Credit: Moof
SteveW

Trad climber
The state of confusion
Mar 28, 2011 - 11:14am PT

Either that's one BIG DOG, or it's a small ledge, moof!!!!!
mooch

Trad climber
Old Climbers' Home (Adopted)
Mar 28, 2011 - 12:33pm PT
Props Mucci.
wallyvirginia

Big Wall climber
Stockholm, Sweden
Topic Author's Reply - Apr 5, 2011 - 01:22am PT
BUMP for big wall DIY


Spring has finally reached us up here in the Stockholm area of Sweden, there's only a little snow left and big wall training season has begun!

We slept in the portaledge this weekend, on a small rockface half way out in the archipelago.. We were a little late so conditions were rough on us. Basically pitch black and lots of heavy fog when we finally started setting up the bivy.

Excellent practice, I suppose! =)

The backpack/camelback/gearsling seem to work just fine. I had to shorten the straps a little bit, because the gear was hanging a little low. Other than that - Perfect!

photo not found
Missing photo ID#197183
Rocman

Trad climber
Reno,NV
Apr 22, 2011 - 08:16am PT
Plastic shipping containors[ olive] make a great haul drum,with sewn or knots on harness,plywood portaledge,5/8 thick riged with webing are good for your first wall,BlackDimond prymid works as rainfly both on and off the wall,knoted aiders adjust well for us taller people who are outside manurfacture spic. 5 gal w/ lid,web tie off for storage of fruit,bread,candys attached to bottom of hauldrum, webbing taped to sunglasses [crockies] all can be collected at little or no cost[craiglist]Delis,foodstores,construction sites[ask first]I ve always got buckets at Delis,free so if Big Walls are not to your likeing,your not out big $$
Chris McNamara

SuperTopo staff member
Feb 5, 2012 - 09:57pm PT
Has anyone thought of making haulbags out of TPO cool roof fabric? I just had my roof redone with the stuff when I installed solar panels. It seems like the material could be way less expensive and easier to come by than urethane. And no stitching required: the seams can all be heat welded. Thoughts?

TPO material on my roof
TPO material on my roof
Credit: Chris McNamara

Close up of the TPO material. Feels just as burly as the urethane on Y...
Close up of the TPO material. Feels just as burly as the urethane on Yates haulbags or Durethane on Metolius Haul Bags.
Credit: Chris McNamara
Jonnnyyyzzz

Trad climber
San Diego,CA
Feb 6, 2012 - 05:24am PT
Here just some of the soft gear I've built. I've done more climbing stuff like Gear Slings, chalk bag, Bivi sack, some more haul bags and crag packs, ect, but haven't taken any pictures to post. I'm working on a ledge now. I have done lots of non climbing stuff as well. It's cool to build this kind of stuff. You get stuff the way you want it with the materials, sizes, and features that you couldn't get any other way and I've found that the stuff I've been making is nicer, just as strong or stronger, and way, way, way less money So go get a really nice sewing machine start learning to use it. Take a sewing class It will pay for it's self in no time.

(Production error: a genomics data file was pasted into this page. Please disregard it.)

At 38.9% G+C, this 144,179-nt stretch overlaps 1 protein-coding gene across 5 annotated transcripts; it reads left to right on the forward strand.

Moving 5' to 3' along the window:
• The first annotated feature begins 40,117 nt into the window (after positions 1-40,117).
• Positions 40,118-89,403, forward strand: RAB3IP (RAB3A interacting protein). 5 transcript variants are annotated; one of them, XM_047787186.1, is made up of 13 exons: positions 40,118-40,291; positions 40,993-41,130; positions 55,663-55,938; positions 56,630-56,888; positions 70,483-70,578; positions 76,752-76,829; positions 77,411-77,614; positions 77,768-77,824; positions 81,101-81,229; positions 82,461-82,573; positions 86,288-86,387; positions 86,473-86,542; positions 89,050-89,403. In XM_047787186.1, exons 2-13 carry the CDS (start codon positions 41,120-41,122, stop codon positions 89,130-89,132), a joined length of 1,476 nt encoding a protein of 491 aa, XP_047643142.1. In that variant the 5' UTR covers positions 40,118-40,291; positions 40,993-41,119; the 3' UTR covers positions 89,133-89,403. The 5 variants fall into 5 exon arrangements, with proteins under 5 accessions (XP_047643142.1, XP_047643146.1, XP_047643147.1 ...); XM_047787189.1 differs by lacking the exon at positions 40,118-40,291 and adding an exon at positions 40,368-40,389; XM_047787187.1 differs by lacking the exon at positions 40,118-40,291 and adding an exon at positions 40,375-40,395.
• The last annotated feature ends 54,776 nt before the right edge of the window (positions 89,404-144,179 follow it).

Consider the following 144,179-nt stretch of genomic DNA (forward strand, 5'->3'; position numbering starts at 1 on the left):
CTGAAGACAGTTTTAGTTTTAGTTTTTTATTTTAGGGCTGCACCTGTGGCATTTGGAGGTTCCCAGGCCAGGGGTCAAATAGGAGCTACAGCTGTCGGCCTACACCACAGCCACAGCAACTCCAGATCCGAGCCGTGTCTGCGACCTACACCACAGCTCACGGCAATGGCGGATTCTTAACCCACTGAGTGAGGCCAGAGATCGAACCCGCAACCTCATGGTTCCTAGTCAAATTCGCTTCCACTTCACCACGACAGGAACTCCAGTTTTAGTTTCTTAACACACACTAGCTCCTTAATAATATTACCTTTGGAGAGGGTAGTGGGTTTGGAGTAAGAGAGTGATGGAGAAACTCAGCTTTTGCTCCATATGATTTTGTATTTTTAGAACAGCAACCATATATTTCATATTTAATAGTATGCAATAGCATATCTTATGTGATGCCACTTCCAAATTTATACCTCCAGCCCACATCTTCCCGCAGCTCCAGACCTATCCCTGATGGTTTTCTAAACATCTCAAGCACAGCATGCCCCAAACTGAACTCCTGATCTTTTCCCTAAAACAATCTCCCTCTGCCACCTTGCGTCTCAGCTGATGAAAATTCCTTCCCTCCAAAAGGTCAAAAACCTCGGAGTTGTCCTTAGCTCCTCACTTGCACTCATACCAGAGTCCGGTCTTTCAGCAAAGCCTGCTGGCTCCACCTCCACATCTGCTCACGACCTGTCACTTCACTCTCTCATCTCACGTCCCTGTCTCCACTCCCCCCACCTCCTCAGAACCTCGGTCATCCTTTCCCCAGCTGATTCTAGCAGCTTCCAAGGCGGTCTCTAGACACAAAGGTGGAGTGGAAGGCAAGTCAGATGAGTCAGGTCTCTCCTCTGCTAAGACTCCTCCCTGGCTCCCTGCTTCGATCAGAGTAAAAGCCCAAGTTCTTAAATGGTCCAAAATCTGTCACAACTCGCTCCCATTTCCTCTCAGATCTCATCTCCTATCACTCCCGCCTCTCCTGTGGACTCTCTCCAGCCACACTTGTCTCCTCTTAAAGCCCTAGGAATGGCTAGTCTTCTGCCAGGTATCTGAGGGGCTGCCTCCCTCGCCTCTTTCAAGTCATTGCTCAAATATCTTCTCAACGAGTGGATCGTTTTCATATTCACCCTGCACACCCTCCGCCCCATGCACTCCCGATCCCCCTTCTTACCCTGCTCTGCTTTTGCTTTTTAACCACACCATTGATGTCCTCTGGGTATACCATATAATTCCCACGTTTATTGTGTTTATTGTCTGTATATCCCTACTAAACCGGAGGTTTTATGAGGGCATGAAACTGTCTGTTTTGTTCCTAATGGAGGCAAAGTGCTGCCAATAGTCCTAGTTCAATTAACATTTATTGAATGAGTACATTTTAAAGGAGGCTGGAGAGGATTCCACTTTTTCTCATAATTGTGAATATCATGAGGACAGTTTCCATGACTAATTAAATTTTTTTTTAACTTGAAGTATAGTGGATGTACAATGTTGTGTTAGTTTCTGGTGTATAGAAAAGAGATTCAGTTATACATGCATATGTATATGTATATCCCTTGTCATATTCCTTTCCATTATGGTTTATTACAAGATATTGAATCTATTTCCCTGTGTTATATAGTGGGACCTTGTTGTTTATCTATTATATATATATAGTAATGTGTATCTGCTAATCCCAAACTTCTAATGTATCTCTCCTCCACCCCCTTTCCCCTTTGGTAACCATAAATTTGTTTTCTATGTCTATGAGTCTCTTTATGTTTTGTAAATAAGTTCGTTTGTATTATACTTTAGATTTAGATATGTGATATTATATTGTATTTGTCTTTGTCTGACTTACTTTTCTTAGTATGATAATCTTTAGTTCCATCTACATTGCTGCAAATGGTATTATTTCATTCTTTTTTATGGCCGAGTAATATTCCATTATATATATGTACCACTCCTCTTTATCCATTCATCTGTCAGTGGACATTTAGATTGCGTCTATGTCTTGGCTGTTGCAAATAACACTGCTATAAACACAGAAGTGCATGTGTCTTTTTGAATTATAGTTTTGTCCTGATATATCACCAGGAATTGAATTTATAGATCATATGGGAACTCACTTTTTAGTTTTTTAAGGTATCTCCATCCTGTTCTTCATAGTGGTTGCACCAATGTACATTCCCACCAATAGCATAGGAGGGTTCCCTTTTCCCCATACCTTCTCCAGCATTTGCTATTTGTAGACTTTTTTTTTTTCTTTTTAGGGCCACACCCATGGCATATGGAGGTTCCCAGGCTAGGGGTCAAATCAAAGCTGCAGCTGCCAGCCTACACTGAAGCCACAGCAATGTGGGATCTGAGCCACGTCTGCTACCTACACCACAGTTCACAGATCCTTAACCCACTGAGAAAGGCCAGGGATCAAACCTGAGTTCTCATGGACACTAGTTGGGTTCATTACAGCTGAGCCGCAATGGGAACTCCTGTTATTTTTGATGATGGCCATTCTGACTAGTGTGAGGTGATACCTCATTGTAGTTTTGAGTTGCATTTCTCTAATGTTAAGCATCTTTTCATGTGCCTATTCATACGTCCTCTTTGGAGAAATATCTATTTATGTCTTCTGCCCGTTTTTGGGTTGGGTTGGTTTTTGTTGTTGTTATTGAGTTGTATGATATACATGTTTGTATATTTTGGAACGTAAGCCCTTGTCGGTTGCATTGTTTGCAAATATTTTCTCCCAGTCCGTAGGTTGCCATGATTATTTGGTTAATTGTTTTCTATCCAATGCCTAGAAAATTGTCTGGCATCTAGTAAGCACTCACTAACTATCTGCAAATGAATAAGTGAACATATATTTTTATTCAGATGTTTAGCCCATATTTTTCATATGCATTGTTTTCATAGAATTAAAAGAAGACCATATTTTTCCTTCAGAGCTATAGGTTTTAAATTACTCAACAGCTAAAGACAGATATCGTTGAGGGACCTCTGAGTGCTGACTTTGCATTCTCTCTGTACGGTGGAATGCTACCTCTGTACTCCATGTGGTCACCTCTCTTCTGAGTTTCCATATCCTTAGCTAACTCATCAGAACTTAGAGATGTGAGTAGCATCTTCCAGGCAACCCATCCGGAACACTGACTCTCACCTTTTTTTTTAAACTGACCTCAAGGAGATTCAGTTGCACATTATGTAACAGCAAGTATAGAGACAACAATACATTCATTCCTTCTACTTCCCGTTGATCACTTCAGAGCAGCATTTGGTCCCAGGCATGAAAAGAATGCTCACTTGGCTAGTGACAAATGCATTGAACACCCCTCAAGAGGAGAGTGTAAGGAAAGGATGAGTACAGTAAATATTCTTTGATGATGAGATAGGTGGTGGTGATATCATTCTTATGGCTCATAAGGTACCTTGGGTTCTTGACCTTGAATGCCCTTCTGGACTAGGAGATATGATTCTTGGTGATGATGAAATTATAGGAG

Med and Large Hall bags
Med and Large Hall bags
Credit: Jonnnyyyzzz
Removable straps tuck away like the A5 bags. padded back panel.
Removable straps tuck away like the A5 bags. padded back panel.
Credit: Jonnnyyyzzz
Adders with 2 inch wide webbing for steps (adds comfort)  and ...
Adders with 2 inch wide webbing for steps (adds comfort) and they collapse up to the handels that unroll to wrap them up in and keep out of the way.
Credit: Jonnnyyyzzz
Credit: Jonnnyyyzzz
Adjustable Dazy's
Adjustable Dazy's
Credit: Jonnnyyyzzz
Hammer holster with snap keeper
Hammer holster with snap keeper
Credit: Jonnnyyyzzz
Credit: Jonnnyyyzzz
Credit: Jonnnyyyzzz
Bouldering Chalk bucket monster
Bouldering Chalk bucket monster
Credit: Jonnnyyyzzz
GuapoVino

Trad climber
All Up In Here
Feb 7, 2012 - 11:26am PT
Awesome work, great looking gear. I used to make a lot of my own gear on my Juki DNU-241 sewing machine - backpacks, tents, bivy sacks.

The roof membranes are pretty similar to some of the materials that are used to make rafts. Several years ago I built a one-man cat-a-raft out of PVC coated nylon, the same material that Seal Line drybags are made out of. I glued it together with a glue called HH-66. It was a royal pain in the ass to get those curving cone shapes to lay right on the ends and not look like crap (and hold air). I did a lot of exploring in that home built raft. I can post pics if anyone is interested. Of course if you're making something like a haul bag out of roof membrane type material and it doesn't have to be completely waterproof you can just sew it, assuming you have a beast of a sewing machine.

I built a fiberglass sea kayak and a kevlar canoe also. Epoxy is pretty cool to work with.
jfailing

Trad climber
Lone Pine
Feb 7, 2012 - 12:01pm PT
Very cool stuff everyone!

I already posted this on another thread, but oh well... Myles in Lone Pine has been making tons of gear. Here are some pics of the mods he made for the fly on my Fish ledge.

I'm sure he'd post some pics, but he's probably freezing his ass off up on Keeler Needle right now...

The yellow pole meets with another smaller black pole which connects t...
The yellow pole meets with another smaller black pole which connects to just below the ledge clip-in.
Credit: jfailing

Credit: jfailing

BCB Custom Ledge Fly
BCB Custom Ledge Fly
Credit: jfailing